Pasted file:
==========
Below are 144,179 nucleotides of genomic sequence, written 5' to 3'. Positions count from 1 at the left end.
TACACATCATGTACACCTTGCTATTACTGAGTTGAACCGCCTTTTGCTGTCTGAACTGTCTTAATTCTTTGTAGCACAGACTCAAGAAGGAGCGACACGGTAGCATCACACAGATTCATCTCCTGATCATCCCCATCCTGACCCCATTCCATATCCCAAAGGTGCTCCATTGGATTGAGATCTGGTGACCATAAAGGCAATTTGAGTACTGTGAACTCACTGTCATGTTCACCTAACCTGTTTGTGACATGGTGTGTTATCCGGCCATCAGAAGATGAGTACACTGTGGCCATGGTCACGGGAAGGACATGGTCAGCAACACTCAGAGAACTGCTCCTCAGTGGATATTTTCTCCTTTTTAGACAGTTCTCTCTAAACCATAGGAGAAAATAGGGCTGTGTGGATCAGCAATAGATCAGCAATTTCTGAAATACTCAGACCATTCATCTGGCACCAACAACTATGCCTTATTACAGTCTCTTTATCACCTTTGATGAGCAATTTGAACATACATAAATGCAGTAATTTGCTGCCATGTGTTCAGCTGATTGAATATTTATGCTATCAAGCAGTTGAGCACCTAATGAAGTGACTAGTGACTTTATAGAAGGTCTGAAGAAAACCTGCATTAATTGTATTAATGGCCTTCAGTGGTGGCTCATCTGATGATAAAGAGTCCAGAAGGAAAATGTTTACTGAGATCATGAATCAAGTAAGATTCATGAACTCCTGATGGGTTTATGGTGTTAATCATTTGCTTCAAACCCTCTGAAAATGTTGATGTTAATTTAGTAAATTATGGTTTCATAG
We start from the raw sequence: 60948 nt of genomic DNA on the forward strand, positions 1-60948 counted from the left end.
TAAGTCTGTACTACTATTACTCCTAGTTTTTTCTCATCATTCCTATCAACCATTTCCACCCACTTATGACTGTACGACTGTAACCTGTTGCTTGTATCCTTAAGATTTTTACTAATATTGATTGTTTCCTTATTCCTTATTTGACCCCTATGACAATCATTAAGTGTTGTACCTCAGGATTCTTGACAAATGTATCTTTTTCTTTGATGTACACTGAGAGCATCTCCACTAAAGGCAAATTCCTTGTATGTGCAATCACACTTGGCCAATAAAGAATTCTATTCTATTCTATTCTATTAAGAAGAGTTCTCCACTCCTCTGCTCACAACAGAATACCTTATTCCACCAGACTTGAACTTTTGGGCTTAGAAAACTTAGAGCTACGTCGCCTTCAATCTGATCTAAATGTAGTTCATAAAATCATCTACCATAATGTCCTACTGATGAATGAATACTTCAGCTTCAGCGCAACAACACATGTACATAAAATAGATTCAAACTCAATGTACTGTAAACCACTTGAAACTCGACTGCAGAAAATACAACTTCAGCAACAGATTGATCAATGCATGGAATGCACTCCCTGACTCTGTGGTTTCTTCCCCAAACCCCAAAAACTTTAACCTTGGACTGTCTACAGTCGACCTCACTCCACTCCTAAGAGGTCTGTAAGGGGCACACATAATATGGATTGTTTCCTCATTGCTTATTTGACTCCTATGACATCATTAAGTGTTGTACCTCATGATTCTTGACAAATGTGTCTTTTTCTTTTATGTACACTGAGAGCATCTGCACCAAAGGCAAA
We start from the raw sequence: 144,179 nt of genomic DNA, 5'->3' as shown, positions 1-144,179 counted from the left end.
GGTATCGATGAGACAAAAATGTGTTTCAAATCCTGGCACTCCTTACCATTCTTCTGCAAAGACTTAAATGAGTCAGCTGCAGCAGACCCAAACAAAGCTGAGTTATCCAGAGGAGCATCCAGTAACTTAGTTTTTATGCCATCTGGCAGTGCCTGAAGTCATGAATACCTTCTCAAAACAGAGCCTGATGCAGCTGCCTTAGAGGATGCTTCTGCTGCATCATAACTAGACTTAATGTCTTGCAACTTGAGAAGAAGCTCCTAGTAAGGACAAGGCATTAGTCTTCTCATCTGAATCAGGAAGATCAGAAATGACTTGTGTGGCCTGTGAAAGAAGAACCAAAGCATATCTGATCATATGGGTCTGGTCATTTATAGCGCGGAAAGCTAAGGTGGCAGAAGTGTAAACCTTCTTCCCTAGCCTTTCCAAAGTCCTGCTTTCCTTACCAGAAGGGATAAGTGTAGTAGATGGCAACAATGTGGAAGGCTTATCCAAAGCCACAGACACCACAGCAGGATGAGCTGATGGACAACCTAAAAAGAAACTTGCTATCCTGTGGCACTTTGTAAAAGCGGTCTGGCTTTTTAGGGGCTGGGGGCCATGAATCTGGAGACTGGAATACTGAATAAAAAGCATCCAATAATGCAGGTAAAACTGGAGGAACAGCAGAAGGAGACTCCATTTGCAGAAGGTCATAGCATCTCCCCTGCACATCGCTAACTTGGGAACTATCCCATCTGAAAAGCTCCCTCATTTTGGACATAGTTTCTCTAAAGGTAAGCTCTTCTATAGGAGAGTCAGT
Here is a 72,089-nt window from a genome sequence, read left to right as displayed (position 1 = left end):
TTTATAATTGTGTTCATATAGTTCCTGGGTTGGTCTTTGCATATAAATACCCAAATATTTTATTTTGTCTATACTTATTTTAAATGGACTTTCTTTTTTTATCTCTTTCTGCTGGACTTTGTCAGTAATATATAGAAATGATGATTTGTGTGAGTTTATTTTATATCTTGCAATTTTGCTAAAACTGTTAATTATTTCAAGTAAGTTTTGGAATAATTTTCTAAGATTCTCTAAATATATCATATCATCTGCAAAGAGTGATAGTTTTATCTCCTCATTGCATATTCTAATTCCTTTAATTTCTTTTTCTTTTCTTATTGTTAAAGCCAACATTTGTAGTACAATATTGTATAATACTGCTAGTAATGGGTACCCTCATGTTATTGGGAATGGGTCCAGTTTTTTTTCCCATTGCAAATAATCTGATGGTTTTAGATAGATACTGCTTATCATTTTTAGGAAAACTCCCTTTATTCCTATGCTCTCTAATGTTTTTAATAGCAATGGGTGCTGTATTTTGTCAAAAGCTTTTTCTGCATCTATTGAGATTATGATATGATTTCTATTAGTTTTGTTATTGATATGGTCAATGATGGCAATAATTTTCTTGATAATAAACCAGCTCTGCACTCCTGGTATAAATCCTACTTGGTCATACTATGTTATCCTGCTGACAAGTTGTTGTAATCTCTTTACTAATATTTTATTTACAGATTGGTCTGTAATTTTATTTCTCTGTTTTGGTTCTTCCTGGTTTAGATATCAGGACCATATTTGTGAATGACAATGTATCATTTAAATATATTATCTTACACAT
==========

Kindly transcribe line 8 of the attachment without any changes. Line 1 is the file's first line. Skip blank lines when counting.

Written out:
TTTATAATTGTGTTCATATAGTTCCTGGGTTGGTCTTTGCATATAAATACCCAAATATTTTATTTTGTCTATACTTATTTTAAATGGACTTTCTTTTTTTATCTCTTTCTGCTGGACTTTGTCAGTAATATATAGAAATGATGATTTGTGTGAGTTTATTTTATATCTTGCAATTTTGCTAAAACTGTTAATTATTTCAAGTAAGTTTTGGAATAATTTTCTAAGATTCTCTAAATATATCATATCATCTGCAAAGAGTGATAGTTTTATCTCCTCATTGCATATTCTAATTCCTTTAATTTCTTTTTCTTTTCTTATTGTTAAAGCCAACATTTGTAGTACAATATTGTATAATACTGCTAGTAATGGGTACCCTCATGTTATTGGGAATGGGTCCAGTTTTTTTTCCCATTGCAAATAATCTGATGGTTTTAGATAGATACTGCTTATCATTTTTAGGAAAACTCCCTTTATTCCTATGCTCTCTAATGTTTTTAATAGCAATGGGTGCTGTATTTTGTCAAAAGCTTTTTCTGCATCTATTGAGATTATGATATGATTTCTATTAGTTTTGTTATTGATATGGTCAATGATGGCAATAATTTTCTTGATAATAAACCAGCTCTGCACTCCTGGTATAAATCCTACTTGGTCATACTATGTTATCCTGCTGACAAGTTGTTGTAATCTCTTTACTAATATTTTATTTACAGATTGGTCTGTAATTTTATTTCTCTGTTTTGGTTCTTCCTGGTTTAGATATCAGGACCATATTTGTGAATGACAATGTATCATTTAAATATATTATCTTACACAT